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Jacques Benoit lecture: the neuroendocrine view of the angiotensin and apelin systems.

Catherine Llorens-Cortes 1, * Claude Kordon 2
* Corresponding author
1 Neuropeptides centraux et régulations hydrique et cardiovasculaire
UPMC - Université Pierre et Marie Curie - Paris 6, CIRB - Centre interdisciplinaire de recherche en biologie, INSERM - Institut National de la Santé et de la Recherche Médicale : U691
Abstract : The hyperactivity of the brain renin-angiotensin system (RAS) has been implicated in the development and maintenance of hypertension in several types of experimental and genetic hypertension animal models. Among the main bioactive peptides of the brain RAS, angiotensin (Ang) II and Ang III display the same affinity for type 1 and type 2 Ang II receptors. Both peptides, injected intracerebroventricularly, similarly increase arginine vasopressin (AVP) release and blood pressure (BP); however, because Ang II is converted in vivo to Ang III, the identity of the true effector is unknown. We review new insights into the predominant role of brain Ang III in the control of BP, underlining the fact that brain aminopeptidase A (APA), the enzyme generating brain Ang III, may therefore be an interesting candidate target for the treatment of hypertension. This justifies the development of potent systemically active APA inhibitors, such as RB150, as prototypes of a new class of antihypertensive agents for the treatment of certain forms of hypertension. We also searched for a putative angiotensin receptor subtype specific for Ang III and isolated a seven transmembrane-domain G protein-coupled receptor corresponding to the receptor for apelin, a newly-discovered peptide isolated from bovine stomach. Apelin and its receptor are expressed in magnocellular vasopressinergic neurones in the hypothalamus. The central injection of apelin in lactating rats decreases the phasic electrical activity of vasopressinergic neurones and the systemic secretion of AVP, inducing water diuresis. Apelin is therefore a natural inhibitor of the antidiuretic effect of AVP. In addition, systemic administration of apelin decreases BP, improves cardiac contractility and reduces cardiac loading. The development of nonpeptide agonists of the apelin receptor may provide new therapeutic tools for treating water retention, hyponatraemia and cardiovascular diseases. Angiotensins and apelin thus exert opposing but complementary effects, and are thereby determinant for the maintenance of body fluid homeostasis and cardiovascular functions.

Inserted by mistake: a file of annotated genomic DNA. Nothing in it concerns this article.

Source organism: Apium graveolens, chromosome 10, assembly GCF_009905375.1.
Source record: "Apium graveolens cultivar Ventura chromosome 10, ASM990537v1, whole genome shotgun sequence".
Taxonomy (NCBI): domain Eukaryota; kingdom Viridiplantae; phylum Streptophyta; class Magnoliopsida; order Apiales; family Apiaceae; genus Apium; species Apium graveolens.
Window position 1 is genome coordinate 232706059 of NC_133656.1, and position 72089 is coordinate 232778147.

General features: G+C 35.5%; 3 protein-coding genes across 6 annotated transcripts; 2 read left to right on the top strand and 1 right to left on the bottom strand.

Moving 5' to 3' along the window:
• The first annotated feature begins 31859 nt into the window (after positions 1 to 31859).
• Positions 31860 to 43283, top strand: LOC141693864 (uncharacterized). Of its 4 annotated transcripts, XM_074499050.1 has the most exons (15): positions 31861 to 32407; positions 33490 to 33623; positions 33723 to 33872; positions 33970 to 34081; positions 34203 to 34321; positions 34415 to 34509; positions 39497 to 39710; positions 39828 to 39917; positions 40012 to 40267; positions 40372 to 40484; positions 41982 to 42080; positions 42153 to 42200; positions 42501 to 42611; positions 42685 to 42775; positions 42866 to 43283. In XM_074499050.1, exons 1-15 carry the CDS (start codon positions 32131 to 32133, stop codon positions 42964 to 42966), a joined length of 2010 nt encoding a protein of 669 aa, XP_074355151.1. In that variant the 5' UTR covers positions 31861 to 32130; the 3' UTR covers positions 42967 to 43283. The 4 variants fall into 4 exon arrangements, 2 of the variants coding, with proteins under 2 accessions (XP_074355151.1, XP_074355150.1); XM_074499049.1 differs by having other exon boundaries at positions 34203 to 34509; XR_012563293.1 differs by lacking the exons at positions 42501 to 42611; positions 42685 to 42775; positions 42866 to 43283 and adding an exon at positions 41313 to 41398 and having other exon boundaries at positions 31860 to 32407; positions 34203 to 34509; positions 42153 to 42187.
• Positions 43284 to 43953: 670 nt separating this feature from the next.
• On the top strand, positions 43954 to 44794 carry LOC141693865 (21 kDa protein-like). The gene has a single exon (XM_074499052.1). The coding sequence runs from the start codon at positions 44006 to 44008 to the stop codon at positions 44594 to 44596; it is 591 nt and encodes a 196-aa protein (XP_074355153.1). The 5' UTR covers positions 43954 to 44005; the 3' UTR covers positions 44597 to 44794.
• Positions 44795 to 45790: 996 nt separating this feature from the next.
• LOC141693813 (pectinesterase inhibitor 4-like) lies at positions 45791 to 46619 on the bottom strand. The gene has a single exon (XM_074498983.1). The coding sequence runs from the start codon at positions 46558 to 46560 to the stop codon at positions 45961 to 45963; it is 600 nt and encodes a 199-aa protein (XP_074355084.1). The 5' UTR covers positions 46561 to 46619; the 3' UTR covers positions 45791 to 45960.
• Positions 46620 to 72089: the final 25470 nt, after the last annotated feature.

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https://www.hal.inserm.fr/inserm-00422690
Contributor : Catherine Llorens Cortes <>
Submitted on : Thursday, October 8, 2009 - 12:03:26 PM
Last modification on : Wednesday, September 23, 2020 - 4:33:16 AM

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Catherine Llorens-Cortes, Claude Kordon. Jacques Benoit lecture: the neuroendocrine view of the angiotensin and apelin systems.. Journal of Neuroendocrinology, Wiley, 2008, 20 (3), pp.279-89. ⟨10.1111/j.1365-2826.2007.01642.x⟩. ⟨inserm-00422690⟩

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